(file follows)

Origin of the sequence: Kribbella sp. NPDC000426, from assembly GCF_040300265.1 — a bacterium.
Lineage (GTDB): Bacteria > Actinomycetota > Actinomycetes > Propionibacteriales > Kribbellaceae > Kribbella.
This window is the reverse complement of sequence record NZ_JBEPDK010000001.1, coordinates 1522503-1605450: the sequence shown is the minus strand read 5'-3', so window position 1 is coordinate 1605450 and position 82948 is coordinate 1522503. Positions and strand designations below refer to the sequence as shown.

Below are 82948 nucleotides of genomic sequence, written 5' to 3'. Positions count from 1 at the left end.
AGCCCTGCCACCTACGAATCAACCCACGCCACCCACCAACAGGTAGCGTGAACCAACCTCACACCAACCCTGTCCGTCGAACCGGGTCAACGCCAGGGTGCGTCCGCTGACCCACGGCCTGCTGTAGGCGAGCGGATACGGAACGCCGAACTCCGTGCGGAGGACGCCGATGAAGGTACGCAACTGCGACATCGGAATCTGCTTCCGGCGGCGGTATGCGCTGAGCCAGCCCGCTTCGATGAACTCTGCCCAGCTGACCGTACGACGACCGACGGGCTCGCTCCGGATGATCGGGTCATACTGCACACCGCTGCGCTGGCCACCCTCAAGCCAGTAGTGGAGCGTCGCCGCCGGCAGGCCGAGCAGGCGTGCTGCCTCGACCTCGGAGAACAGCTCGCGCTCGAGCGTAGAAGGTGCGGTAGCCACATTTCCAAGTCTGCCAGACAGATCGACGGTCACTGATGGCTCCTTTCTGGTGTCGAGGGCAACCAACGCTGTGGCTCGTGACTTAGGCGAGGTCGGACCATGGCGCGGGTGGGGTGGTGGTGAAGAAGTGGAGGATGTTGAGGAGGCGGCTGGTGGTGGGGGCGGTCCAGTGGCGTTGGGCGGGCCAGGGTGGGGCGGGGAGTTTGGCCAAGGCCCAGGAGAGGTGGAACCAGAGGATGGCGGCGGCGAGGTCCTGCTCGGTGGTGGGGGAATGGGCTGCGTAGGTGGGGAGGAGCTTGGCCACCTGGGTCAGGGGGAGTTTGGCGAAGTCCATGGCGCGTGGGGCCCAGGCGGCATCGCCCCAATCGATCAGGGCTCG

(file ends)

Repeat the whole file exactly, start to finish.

Origin of the sequence: Kribbella sp. NPDC000426, from assembly GCF_040300265.1 — a bacterium.
Lineage (GTDB): Bacteria > Actinomycetota > Actinomycetes > Propionibacteriales > Kribbellaceae > Kribbella.
This window is the reverse complement of sequence record NZ_JBEPDK010000001.1, coordinates 1522503-1605450: the sequence shown is the minus strand read 5'-3', so window position 1 is coordinate 1605450 and position 82948 is coordinate 1522503. Positions and strand designations below refer to the sequence as shown.

Below are 82948 nucleotides of genomic sequence, written 5' to 3'. Positions count from 1 at the left end.
AGCCCTGCCACCTACGAATCAACCCACGCCACCCACCAACAGGTAGCGTGAACCAACCTCACACCAACCCTGTCCGTCGAACCGGGTCAACGCCAGGGTGCGTCCGCTGACCCACGGCCTGCTGTAGGCGAGCGGATACGGAACGCCGAACTCCGTGCGGAGGACGCCGATGAAGGTACGCAACTGCGACATCGGAATCTGCTTCCGGCGGCGGTATGCGCTGAGCCAGCCCGCTTCGATGAACTCTGCCCAGCTGACCGTACGACGACCGACGGGCTCGCTCCGGATGATCGGGTCATACTGCACACCGCTGCGCTGGCCACCCTCAAGCCAGTAGTGGAGCGTCGCCGCCGGCAGGCCGAGCAGGCGTGCTGCCTCGACCTCGGAGAACAGCTCGCGCTCGAGCGTAGAAGGTGCGGTAGCCACATTTCCAAGTCTGCCAGACAGATCGACGGTCACTGATGGCTCCTTTCTGGTGTCGAGGGCAACCAACGCTGTGGCTCGTGACTTAGGCGAGGTCGGACCATGGCGCGGGTGGGGTGGTGGTGAAGAAGTGGAGGATGTTGAGGAGGCGGCTGGTGGTGGGGGCGGTCCAGTGGCGTTGGGCGGGCCAGGGTGGGGCGGGGAGTTTGGCCAAGGCCCAGGAGAGGTGGAACCAGAGGATGGCGGCGGCGAGGTCCTGCTCGGTGGTGGGGGAATGGGCTGCGTAGGTGGGGAGGAGCTTGGCCACCTGGGTCAGGGGGAGTTTGGCGAAGTCCATGGCGCGTGGGGCCCAGGCGGCATCGCCCCAATCGATCAGGGCTCG